New Planning Act e-alert series: Significant changes to developing contaminated land

10 August 2017

The new Planning Act 2016 (Planning Act) and Planning Regulation 2017 (Regulation) commenced in Queensland on 3 July 2017.  This is the first of a series of alerts aimed at highlighting significant difficulties with, and often unforeseen consequences of, the new legislation.

Previously, under the (now repealed) Sustainable Planning Act 2009 (SPA), a development approval for a material change of use for a sensitive land use (eg residential) or a commercial development involving an accessible underground facility (eg a car park) on land listed on the Environmental Management Register (EMR) or Contaminated Land Register (CLR) would be subject to a condition requiring a compliance assessment by an approved contaminated land auditor prior to the development starting, verifying that either:

  • The site has been removed from the EMR or CLR; or
  • A site suitability statement has been issued which states that the land is suitable for the proposed use.

The new Regulation identifies circumstances where development is prohibited.  A development application cannot be accepted by an assessment manager for prohibited development.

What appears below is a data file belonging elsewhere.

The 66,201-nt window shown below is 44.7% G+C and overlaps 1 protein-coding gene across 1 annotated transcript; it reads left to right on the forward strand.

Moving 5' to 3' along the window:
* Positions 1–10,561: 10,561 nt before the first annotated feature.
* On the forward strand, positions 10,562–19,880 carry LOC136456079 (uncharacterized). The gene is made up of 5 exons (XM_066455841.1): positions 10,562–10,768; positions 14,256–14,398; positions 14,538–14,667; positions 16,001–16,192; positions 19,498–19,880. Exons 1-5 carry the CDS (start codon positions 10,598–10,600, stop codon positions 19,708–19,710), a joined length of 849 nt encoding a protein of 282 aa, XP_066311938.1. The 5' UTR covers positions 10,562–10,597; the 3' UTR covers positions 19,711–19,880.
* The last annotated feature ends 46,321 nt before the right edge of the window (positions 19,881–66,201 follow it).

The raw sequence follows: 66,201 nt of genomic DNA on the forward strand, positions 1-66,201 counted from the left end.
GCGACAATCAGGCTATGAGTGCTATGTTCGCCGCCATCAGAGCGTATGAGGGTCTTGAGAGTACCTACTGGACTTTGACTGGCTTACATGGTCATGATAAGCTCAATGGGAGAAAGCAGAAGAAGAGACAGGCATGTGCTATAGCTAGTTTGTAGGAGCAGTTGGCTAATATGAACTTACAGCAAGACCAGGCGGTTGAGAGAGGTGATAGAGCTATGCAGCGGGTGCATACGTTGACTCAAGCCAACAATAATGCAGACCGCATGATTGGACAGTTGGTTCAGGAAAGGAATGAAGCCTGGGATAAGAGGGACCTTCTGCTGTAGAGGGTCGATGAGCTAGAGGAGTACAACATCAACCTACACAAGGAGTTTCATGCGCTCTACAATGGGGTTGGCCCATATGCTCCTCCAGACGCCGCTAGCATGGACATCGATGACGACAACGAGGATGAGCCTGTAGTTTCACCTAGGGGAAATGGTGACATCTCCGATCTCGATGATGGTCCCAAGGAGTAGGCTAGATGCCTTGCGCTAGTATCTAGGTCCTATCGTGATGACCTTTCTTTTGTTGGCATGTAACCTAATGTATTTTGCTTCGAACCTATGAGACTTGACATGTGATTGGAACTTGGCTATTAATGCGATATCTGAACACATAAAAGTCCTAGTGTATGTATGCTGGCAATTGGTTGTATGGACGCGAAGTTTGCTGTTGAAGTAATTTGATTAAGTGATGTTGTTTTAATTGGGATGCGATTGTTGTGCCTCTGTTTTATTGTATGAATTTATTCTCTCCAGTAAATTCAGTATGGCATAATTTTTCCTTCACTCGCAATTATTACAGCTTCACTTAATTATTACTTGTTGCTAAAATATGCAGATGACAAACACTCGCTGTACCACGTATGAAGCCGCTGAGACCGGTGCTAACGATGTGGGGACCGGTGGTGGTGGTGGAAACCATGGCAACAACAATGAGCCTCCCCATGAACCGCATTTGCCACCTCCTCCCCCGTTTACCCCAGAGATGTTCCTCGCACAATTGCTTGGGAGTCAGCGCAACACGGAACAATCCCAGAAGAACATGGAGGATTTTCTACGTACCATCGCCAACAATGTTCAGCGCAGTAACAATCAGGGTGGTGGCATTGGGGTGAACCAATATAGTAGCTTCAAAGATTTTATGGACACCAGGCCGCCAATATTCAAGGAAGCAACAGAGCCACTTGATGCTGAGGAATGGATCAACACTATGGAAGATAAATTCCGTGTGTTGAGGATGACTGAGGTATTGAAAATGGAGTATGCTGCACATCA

Under the Regulation, a material change of use of a sensitive land use or a commercial use involving an accessible underground facility on land that is listed on the EMR or CLR is prohibited development if:

  • The premises are not currently being used for a sensitive land use; and
  • A site suitability statement verifying that the premises are suitable for the proposed use has not been issued for the land.

The impact of this change under the Regulation is that a development application for a sensitive use or commercial use involving an accessible underground facility on contaminated land can no longer be made until the land is either remediated or a site suitability statement has been issued verifying that the land is suitable for the proposal.

There is no doubt that the need to carry out costly and time consuming investigations and remediation works in circumstances where a development application cannot be lodged, and may or may not be approved, poses some significant commercial issues for the property industry.

This article was written by Kelly Alcorn, Partner and Patrick Byrne, Solicitor.

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